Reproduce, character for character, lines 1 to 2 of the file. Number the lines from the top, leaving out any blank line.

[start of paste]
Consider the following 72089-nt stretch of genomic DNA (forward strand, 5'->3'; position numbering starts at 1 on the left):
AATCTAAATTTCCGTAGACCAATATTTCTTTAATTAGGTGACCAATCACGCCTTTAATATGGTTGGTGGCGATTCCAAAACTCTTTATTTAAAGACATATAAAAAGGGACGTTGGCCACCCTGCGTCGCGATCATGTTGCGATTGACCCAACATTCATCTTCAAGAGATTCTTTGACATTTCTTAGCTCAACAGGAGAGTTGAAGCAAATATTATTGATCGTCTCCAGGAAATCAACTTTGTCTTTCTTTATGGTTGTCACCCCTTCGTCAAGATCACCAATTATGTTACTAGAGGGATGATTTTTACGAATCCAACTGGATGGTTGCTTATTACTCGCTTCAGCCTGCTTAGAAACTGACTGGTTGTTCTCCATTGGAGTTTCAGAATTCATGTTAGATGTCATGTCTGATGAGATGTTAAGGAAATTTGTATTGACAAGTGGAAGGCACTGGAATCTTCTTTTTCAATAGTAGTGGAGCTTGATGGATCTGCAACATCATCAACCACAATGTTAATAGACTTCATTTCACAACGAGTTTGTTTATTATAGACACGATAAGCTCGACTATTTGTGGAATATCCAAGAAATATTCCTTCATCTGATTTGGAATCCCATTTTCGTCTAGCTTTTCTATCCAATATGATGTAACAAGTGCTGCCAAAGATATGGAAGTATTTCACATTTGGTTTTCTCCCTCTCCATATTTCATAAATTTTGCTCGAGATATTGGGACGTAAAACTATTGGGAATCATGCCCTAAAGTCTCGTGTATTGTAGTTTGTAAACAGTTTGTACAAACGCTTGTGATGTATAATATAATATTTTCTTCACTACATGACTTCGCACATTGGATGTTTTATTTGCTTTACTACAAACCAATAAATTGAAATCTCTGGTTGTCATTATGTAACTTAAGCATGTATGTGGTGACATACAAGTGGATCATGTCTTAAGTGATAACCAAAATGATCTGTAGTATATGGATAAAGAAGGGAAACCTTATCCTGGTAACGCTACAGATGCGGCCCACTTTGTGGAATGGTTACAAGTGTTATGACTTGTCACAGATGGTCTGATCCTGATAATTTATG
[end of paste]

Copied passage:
Consider the following 72089-nt stretch of genomic DNA (forward strand, 5'->3'; position numbering starts at 1 on the left):
AATCTAAATTTCCGTAGACCAATATTTCTTTAATTAGGTGACCAATCACGCCTTTAATATGGTTGGTGGCGATTCCAAAACTCTTTATTTAAAGACATATAAAAAGGGACGTTGGCCACCCTGCGTCGCGATCATGTTGCGATTGACCCAACATTCATCTTCAAGAGATTCTTTGACATTTCTTAGCTCAACAGGAGAGTTGAAGCAAATATTATTGATCGTCTCCAGGAAATCAACTTTGTCTTTCTTTATGGTTGTCACCCCTTCGTCAAGATCACCAATTATGTTACTAGAGGGATGATTTTTACGAATCCAACTGGATGGTTGCTTATTACTCGCTTCAGCCTGCTTAGAAACTGACTGGTTGTTCTCCATTGGAGTTTCAGAATTCATGTTAGATGTCATGTCTGATGAGATGTTAAGGAAATTTGTATTGACAAGTGGAAGGCACTGGAATCTTCTTTTTCAATAGTAGTGGAGCTTGATGGATCTGCAACATCATCAACCACAATGTTAATAGACTTCATTTCACAACGAGTTTGTTTATTATAGACACGATAAGCTCGACTATTTGTGGAATATCCAAGAAATATTCCTTCATCTGATTTGGAATCCCATTTTCGTCTAGCTTTTCTATCCAATATGATGTAACAAGTGCTGCCAAAGATATGGAAGTATTTCACATTTGGTTTTCTCCCTCTCCATATTTCATAAATTTTGCTCGAGATATTGGGACGTAAAACTATTGGGAATCATGCCCTAAAGTCTCGTGTATTGTAGTTTGTAAACAGTTTGTACAAACGCTTGTGATGTATAATATAATATTTTCTTCACTACATGACTTCGCACATTGGATGTTTTATTTGCTTTACTACAAACCAATAAATTGAAATCTCTGGTTGTCATTATGTAACTTAAGCATGTATGTGGTGACATACAAGTGGATCATGTCTTAAGTGATAACCAAAATGATCTGTAGTATATGGATAAAGAAGGGAAACCTTATCCTGGTAACGCTACAGATGCGGCCCACTTTGTGGAATGGTTACAAGTGTTATGACTTGTCACAGATGGTCTGATCCTGATAATTTATG